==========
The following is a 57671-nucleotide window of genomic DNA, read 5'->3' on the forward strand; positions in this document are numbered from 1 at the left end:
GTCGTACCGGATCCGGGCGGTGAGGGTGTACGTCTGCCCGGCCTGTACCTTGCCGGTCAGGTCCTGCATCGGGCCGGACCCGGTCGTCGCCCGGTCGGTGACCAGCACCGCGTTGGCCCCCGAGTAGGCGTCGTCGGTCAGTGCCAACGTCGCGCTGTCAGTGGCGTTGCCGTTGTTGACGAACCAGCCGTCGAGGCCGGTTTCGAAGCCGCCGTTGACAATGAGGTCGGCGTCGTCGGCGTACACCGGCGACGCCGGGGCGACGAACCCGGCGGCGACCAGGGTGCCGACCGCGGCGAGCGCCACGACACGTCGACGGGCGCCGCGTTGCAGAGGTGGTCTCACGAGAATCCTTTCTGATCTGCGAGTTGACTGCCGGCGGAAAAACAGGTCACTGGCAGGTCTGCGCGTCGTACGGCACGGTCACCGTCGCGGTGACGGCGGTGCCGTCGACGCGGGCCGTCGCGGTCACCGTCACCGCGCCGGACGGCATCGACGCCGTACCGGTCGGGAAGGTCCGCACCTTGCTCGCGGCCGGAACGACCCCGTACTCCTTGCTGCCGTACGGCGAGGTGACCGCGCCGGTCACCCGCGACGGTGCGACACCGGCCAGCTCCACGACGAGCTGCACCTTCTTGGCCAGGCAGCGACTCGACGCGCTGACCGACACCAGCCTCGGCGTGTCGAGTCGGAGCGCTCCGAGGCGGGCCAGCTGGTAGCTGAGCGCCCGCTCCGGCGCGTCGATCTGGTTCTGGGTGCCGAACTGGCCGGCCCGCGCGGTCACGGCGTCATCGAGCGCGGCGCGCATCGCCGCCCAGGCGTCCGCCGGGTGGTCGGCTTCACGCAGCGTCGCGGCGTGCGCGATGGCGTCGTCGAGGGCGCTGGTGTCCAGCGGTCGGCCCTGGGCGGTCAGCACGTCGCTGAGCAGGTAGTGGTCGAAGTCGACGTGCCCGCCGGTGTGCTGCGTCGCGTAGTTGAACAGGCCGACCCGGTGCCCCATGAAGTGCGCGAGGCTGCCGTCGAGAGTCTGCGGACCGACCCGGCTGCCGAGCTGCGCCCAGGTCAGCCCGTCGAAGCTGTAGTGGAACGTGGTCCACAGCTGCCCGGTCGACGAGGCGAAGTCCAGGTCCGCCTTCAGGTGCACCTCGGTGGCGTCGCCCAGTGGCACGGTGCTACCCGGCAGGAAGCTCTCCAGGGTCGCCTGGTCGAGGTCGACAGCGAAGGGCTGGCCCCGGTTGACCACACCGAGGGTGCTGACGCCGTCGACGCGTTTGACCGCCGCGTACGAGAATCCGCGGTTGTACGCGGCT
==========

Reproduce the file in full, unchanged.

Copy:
The following is a 57671-nucleotide window of genomic DNA, read 5'->3' on the forward strand; positions in this document are numbered from 1 at the left end:
GTCGTACCGGATCCGGGCGGTGAGGGTGTACGTCTGCCCGGCCTGTACCTTGCCGGTCAGGTCCTGCATCGGGCCGGACCCGGTCGTCGCCCGGTCGGTGACCAGCACCGCGTTGGCCCCCGAGTAGGCGTCGTCGGTCAGTGCCAACGTCGCGCTGTCAGTGGCGTTGCCGTTGTTGACGAACCAGCCGTCGAGGCCGGTTTCGAAGCCGCCGTTGACAATGAGGTCGGCGTCGTCGGCGTACACCGGCGACGCCGGGGCGACGAACCCGGCGGCGACCAGGGTGCCGACCGCGGCGAGCGCCACGACACGTCGACGGGCGCCGCGTTGCAGAGGTGGTCTCACGAGAATCCTTTCTGATCTGCGAGTTGACTGCCGGCGGAAAAACAGGTCACTGGCAGGTCTGCGCGTCGTACGGCACGGTCACCGTCGCGGTGACGGCGGTGCCGTCGACGCGGGCCGTCGCGGTCACCGTCACCGCGCCGGACGGCATCGACGCCGTACCGGTCGGGAAGGTCCGCACCTTGCTCGCGGCCGGAACGACCCCGTACTCCTTGCTGCCGTACGGCGAGGTGACCGCGCCGGTCACCCGCGACGGTGCGACACCGGCCAGCTCCACGACGAGCTGCACCTTCTTGGCCAGGCAGCGACTCGACGCGCTGACCGACACCAGCCTCGGCGTGTCGAGTCGGAGCGCTCCGAGGCGGGCCAGCTGGTAGCTGAGCGCCCGCTCCGGCGCGTCGATCTGGTTCTGGGTGCCGAACTGGCCGGCCCGCGCGGTCACGGCGTCATCGAGCGCGGCGCGCATCGCCGCCCAGGCGTCCGCCGGGTGGTCGGCTTCACGCAGCGTCGCGGCGTGCGCGATGGCGTCGTCGAGGGCGCTGGTGTCCAGCGGTCGGCCCTGGGCGGTCAGCACGTCGCTGAGCAGGTAGTGGTCGAAGTCGACGTGCCCGCCGGTGTGCTGCGTCGCGTAGTTGAACAGGCCGACCCGGTGCCCCATGAAGTGCGCGAGGCTGCCGTCGAGAGTCTGCGGACCGACCCGGCTGCCGAGCTGCGCCCAGGTCAGCCCGTCGAAGCTGTAGTGGAACGTGGTCCACAGCTGCCCGGTCGACGAGGCGAAGTCCAGGTCCGCCTTCAGGTGCACCTCGGTGGCGTCGCCCAGTGGCACGGTGCTACCCGGCAGGAAGCTCTCCAGGGTCGCCTGGTCGAGGTCGACAGCGAAGGGCTGGCCCCGGTTGACCACACCGAGGGTGCTGACGCCGTCGACGCGTTTGACCGCCGCGTACGAGAATCCGCGGTTGTACGCGGCT